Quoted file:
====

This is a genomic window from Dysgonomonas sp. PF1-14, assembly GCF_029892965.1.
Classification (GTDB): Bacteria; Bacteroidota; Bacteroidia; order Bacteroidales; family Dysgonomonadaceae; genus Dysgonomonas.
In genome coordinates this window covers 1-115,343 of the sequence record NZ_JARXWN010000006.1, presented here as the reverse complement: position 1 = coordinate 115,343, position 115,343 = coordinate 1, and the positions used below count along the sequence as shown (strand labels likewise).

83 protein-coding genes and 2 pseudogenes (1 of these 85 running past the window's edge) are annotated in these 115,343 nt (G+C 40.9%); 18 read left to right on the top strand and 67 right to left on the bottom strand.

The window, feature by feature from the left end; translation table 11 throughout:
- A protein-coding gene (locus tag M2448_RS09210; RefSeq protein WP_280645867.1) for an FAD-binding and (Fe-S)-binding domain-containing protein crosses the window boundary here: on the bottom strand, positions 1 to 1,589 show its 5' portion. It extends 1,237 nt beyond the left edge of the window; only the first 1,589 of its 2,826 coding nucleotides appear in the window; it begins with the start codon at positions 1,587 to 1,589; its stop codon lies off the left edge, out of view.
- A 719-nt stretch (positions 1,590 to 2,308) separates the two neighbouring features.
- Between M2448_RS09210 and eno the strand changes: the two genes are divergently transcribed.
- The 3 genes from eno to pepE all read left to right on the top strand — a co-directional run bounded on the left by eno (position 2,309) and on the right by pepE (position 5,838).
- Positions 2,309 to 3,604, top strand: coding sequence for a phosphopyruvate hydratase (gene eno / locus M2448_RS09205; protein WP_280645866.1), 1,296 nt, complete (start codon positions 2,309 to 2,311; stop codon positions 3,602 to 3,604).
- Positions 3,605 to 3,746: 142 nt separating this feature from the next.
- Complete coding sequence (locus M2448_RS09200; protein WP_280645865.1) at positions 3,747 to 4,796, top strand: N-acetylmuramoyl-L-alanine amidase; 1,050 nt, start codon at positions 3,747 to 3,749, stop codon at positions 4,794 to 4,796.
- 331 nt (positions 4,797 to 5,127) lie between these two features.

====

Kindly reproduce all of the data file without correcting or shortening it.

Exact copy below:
This is a genomic window from Dysgonomonas sp. PF1-14, assembly GCF_029892965.1.
Classification (GTDB): Bacteria; Bacteroidota; Bacteroidia; order Bacteroidales; family Dysgonomonadaceae; genus Dysgonomonas.
In genome coordinates this window covers 1-115,343 of the sequence record NZ_JARXWN010000006.1, presented here as the reverse complement: position 1 = coordinate 115,343, position 115,343 = coordinate 1, and the positions used below count along the sequence as shown (strand labels likewise).

83 protein-coding genes and 2 pseudogenes (1 of these 85 running past the window's edge) are annotated in these 115,343 nt (G+C 40.9%); 18 read left to right on the top strand and 67 right to left on the bottom strand.

The window, feature by feature from the left end; translation table 11 throughout:
- A protein-coding gene (locus tag M2448_RS09210; RefSeq protein WP_280645867.1) for an FAD-binding and (Fe-S)-binding domain-containing protein crosses the window boundary here: on the bottom strand, positions 1 to 1,589 show its 5' portion. It extends 1,237 nt beyond the left edge of the window; only the first 1,589 of its 2,826 coding nucleotides appear in the window; it begins with the start codon at positions 1,587 to 1,589; its stop codon lies off the left edge, out of view.
- A 719-nt stretch (positions 1,590 to 2,308) separates the two neighbouring features.
- Between M2448_RS09210 and eno the strand changes: the two genes are divergently transcribed.
- The 3 genes from eno to pepE all read left to right on the top strand — a co-directional run bounded on the left by eno (position 2,309) and on the right by pepE (position 5,838).
- Positions 2,309 to 3,604, top strand: coding sequence for a phosphopyruvate hydratase (gene eno / locus M2448_RS09205; protein WP_280645866.1), 1,296 nt, complete (start codon positions 2,309 to 2,311; stop codon positions 3,602 to 3,604).
- Positions 3,605 to 3,746: 142 nt separating this feature from the next.
- Complete coding sequence (locus M2448_RS09200; protein WP_280645865.1) at positions 3,747 to 4,796, top strand: N-acetylmuramoyl-L-alanine amidase; 1,050 nt, start codon at positions 3,747 to 3,749, stop codon at positions 4,794 to 4,796.
- 331 nt (positions 4,797 to 5,127) lie between these two features.